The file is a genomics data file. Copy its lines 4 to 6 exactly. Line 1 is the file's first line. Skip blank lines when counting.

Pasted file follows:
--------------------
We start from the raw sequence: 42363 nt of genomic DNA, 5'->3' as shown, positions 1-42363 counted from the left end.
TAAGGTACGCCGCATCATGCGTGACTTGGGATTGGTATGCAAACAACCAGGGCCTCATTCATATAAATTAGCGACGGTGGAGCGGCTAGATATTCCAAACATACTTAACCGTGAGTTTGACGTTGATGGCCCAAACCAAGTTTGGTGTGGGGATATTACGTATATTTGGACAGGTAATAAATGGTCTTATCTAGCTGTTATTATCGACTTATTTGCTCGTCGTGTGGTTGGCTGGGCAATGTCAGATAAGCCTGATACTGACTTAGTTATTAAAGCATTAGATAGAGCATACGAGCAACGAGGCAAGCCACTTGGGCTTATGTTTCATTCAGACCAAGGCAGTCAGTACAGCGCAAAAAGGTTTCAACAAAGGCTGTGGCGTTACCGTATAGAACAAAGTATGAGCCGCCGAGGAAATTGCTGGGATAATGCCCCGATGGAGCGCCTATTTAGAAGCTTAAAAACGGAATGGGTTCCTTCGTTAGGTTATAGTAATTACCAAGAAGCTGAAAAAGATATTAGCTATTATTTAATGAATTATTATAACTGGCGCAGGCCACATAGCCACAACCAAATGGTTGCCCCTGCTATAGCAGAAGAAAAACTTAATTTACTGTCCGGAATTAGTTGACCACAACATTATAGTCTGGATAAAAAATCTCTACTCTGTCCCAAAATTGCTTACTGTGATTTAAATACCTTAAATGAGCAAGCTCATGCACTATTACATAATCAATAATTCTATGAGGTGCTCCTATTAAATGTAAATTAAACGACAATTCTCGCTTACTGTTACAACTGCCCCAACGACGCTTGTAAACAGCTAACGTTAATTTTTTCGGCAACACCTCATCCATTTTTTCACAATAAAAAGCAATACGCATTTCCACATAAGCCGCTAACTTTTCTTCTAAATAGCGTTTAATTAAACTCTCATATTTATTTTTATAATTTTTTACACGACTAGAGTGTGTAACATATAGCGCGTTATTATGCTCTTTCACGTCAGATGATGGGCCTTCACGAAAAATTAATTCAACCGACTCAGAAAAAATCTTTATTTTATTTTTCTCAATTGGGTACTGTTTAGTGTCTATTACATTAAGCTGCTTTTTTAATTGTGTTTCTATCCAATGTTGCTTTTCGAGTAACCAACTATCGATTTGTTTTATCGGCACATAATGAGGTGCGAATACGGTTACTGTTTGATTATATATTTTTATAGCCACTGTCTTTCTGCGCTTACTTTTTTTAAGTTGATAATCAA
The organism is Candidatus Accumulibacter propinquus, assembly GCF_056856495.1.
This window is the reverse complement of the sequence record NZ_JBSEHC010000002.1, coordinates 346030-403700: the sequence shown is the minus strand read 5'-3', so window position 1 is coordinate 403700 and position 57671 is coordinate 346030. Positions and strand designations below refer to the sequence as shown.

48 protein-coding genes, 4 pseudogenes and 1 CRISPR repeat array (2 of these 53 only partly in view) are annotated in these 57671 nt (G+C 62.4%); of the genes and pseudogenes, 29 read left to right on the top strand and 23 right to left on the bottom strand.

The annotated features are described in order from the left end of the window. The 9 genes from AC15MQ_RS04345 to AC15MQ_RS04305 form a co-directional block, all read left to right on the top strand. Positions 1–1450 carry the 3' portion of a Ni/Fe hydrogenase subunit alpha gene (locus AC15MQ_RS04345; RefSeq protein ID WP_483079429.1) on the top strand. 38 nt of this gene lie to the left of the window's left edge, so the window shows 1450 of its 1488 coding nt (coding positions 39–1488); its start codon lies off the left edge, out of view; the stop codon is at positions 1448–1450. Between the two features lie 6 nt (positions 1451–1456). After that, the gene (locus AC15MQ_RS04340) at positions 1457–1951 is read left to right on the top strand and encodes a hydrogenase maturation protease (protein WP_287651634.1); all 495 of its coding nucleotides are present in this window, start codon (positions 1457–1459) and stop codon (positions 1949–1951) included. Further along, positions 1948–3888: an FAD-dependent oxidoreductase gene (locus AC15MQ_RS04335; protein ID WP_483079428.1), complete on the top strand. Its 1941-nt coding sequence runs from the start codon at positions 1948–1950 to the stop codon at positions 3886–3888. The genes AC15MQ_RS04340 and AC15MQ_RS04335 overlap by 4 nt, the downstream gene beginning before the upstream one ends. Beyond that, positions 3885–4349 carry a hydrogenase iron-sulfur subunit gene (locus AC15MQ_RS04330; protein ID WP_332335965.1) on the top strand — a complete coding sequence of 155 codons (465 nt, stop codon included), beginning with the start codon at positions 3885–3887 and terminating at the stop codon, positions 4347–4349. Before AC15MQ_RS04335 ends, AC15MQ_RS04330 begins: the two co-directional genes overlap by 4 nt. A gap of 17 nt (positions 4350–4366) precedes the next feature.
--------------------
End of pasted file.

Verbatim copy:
This window is the reverse complement of the sequence record NZ_JBSEHC010000002.1, coordinates 346030-403700: the sequence shown is the minus strand read 5'-3', so window position 1 is coordinate 403700 and position 57671 is coordinate 346030. Positions and strand designations below refer to the sequence as shown.

48 protein-coding genes, 4 pseudogenes and 1 CRISPR repeat array (2 of these 53 only partly in view) are annotated in these 57671 nt (G+C 62.4%); of the genes and pseudogenes, 29 read left to right on the top strand and 23 right to left on the bottom strand.

The annotated features are described in order from the left end of the window. The 9 genes from AC15MQ_RS04345 to AC15MQ_RS04305 form a co-directional block, all read left to right on the top strand. Positions 1–1450 carry the 3' portion of a Ni/Fe hydrogenase subunit alpha gene (locus AC15MQ_RS04345; RefSeq protein ID WP_483079429.1) on the top strand. 38 nt of this gene lie to the left of the window's left edge, so the window shows 1450 of its 1488 coding nt (coding positions 39–1488); its start codon lies off the left edge, out of view; the stop codon is at positions 1448–1450. Between the two features lie 6 nt (positions 1451–1456). After that, the gene (locus AC15MQ_RS04340) at positions 1457–1951 is read left to right on the top strand and encodes a hydrogenase maturation protease (protein WP_287651634.1); all 495 of its coding nucleotides are present in this window, start codon (positions 1457–1459) and stop codon (positions 1949–1951) included. Further along, positions 1948–3888: an FAD-dependent oxidoreductase gene (locus AC15MQ_RS04335; protein ID WP_483079428.1), complete on the top strand. Its 1941-nt coding sequence runs from the start codon at positions 1948–1950 to the stop codon at positions 3886–3888. The genes AC15MQ_RS04340 and AC15MQ_RS04335 overlap by 4 nt, the downstream gene beginning before the upstream one ends. Beyond that, positions 3885–4349 carry a hydrogenase iron-sulfur subunit gene (locus AC15MQ_RS04330; protein ID WP_332335965.1) on the top strand — a complete coding sequence of 155 codons (465 nt, stop codon included), beginning with the start codon at positions 3885–3887 and terminating at the stop codon, positions 4347–4349. Before AC15MQ_RS04335 ends, AC15MQ_RS04330 begins: the two co-directional genes overlap by 4 nt. A gap of 17 nt (positions 4350–4366) precedes the next feature.